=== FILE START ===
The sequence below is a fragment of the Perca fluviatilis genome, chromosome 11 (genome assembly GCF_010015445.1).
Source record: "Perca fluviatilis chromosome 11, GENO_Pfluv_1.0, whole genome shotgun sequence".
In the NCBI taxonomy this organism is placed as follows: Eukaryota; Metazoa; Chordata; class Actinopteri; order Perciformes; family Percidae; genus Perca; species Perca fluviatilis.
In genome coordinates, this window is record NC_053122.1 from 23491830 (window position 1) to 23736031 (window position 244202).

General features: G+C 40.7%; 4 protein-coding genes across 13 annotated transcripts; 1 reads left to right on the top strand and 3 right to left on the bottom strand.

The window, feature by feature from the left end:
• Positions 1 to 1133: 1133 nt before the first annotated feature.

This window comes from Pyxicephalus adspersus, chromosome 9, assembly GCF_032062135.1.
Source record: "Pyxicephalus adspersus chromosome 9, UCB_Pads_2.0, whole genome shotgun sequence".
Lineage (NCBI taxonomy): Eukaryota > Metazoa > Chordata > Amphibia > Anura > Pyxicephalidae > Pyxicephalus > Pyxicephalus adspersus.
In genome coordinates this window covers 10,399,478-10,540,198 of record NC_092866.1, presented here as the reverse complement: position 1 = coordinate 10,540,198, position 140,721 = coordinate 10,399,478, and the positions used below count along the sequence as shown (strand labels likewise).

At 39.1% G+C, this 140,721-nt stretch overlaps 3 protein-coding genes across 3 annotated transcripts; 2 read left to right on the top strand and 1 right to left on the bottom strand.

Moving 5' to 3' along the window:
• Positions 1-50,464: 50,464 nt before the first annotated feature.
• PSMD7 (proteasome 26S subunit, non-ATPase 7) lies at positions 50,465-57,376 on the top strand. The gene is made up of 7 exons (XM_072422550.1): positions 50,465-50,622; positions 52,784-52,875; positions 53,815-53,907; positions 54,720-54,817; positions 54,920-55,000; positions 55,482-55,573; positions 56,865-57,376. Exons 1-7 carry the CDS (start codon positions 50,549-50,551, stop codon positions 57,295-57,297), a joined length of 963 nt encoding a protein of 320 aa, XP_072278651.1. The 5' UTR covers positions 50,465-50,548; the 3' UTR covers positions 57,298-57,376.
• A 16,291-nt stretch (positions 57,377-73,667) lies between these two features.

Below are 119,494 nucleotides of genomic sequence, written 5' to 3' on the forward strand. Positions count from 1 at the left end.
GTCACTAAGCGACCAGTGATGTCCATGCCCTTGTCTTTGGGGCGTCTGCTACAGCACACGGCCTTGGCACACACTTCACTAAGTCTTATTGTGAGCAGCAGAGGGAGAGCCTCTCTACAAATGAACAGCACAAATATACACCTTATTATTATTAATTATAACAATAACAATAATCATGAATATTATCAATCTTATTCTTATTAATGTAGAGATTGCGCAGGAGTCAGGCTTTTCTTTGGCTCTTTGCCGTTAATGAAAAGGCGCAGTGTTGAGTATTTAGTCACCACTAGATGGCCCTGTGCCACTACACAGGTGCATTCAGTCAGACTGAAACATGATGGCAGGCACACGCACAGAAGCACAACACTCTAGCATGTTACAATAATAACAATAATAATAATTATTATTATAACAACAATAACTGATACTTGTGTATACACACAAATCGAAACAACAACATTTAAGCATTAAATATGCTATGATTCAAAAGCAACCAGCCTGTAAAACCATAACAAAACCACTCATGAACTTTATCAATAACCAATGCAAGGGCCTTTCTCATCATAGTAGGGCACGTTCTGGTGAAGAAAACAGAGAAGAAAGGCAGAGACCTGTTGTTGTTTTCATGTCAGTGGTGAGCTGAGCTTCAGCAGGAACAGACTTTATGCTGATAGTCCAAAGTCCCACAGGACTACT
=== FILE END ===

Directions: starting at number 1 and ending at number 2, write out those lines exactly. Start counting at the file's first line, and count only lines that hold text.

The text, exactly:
The sequence below is a fragment of the Perca fluviatilis genome, chromosome 11 (genome assembly GCF_010015445.1).
Source record: "Perca fluviatilis chromosome 11, GENO_Pfluv_1.0, whole genome shotgun sequence".